From The Boulder Daily Camera (Charlie Brennan):
The Federal Energy Regulatory Commission, which is weighing a Denver Water request to raise the Gross Reservoir Dam, expand the reservoir and amend its hydroelectric license for the utility, issued a supplemental environmental assessment of the plans Feb. 6. At that time, the commission set a 30-day window for public comment on the document, set to expire March 8.
Save the Colorado and The Environmental Group of Coal Creek Canyon, through Boulder attorney Mike Chiropolos, and, separately, WildEarth Guardians, filed requests to extend that comment period by 60 days.
“Upon consideration, we find that a 30-day extension is warranted,” the commission’s secretary notified parties in a letter on Tuesday. Comments on that supplemental environmental assessment are now due to FERC by April 9…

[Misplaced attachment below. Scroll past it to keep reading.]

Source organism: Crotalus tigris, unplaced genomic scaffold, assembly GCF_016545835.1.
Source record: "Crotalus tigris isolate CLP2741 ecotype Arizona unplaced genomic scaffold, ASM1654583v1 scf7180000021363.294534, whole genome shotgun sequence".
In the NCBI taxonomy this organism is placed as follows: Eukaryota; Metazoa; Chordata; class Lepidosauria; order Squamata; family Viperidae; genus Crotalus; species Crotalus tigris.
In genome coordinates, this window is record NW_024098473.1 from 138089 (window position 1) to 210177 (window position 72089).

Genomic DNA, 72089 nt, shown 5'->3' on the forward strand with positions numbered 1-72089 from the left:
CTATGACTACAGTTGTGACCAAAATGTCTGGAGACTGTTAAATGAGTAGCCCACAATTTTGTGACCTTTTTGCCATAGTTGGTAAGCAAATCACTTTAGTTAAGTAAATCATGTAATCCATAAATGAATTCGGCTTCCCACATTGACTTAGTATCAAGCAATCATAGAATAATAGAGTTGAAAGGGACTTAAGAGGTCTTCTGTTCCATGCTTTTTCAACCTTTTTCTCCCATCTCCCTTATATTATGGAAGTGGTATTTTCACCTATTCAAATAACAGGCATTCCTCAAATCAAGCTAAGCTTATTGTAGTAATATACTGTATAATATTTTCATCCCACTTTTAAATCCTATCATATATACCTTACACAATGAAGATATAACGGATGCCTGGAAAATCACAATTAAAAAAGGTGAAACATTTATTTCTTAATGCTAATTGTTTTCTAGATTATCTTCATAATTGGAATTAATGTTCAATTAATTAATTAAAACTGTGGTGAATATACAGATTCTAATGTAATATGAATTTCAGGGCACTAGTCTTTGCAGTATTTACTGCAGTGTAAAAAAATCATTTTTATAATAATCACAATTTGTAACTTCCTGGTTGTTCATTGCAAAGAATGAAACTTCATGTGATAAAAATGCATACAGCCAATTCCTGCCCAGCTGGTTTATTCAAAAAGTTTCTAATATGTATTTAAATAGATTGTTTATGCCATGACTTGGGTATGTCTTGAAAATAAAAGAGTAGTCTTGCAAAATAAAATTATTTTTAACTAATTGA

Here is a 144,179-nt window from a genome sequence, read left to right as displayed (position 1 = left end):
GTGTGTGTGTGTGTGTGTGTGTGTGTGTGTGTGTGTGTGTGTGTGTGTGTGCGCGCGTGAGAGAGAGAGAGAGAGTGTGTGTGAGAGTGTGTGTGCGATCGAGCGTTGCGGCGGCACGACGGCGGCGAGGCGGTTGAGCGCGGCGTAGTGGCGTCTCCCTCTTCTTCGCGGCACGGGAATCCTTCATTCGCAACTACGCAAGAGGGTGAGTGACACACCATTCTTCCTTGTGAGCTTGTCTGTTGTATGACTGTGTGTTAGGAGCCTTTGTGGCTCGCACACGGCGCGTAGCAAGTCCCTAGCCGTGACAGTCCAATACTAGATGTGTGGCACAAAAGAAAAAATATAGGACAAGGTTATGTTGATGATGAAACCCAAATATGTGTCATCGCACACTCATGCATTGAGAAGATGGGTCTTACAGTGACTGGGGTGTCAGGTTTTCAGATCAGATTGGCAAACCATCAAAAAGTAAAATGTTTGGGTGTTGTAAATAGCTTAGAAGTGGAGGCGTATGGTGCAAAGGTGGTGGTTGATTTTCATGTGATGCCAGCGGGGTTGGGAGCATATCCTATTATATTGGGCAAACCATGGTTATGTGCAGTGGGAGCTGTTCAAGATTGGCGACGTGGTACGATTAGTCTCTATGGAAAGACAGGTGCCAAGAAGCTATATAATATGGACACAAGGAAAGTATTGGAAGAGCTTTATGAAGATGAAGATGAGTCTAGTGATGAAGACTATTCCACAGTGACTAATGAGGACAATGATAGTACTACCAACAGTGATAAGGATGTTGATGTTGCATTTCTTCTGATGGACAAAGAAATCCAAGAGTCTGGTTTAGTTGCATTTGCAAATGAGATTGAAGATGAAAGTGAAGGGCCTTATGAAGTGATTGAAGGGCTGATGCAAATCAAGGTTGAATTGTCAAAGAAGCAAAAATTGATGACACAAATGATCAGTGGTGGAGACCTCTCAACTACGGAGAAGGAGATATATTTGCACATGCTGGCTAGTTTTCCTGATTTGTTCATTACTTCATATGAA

Tim Guenthner and his wife, Beverly Kurtz, who live in the Lakeshore Park neighborhood on the north side of the reservoir, have studied issues around the proposed project for years.
Guenthner, with his background in engineering, has concerns about environmental, quality of life and safety considerations relating to Denver Water’s plans for development of an on-site quarry at Osprey Point, as well as the use of roller-compacted concrete to enlarge the dam. That’s a technique that he says has never been applied to a dam project at so great a scale. Previously, a dam raise of 117 feet at San Vicente Reservoir in San Diego County was the highest using this technique — not only in the United States, but the world…
The couple, who are part of The Environmental Group of Coal Creek Canyon, urge those interested in learning more about the $380 million Denver Water project to attend a meeting at 3:30 p.m. Sunday at the Coal Creek Canyon Improvement Association Community Center located at 31528 Coal Creek Canyon Road. The session will be used to plan social media campaigns and educate the public about the project’s current status and implications.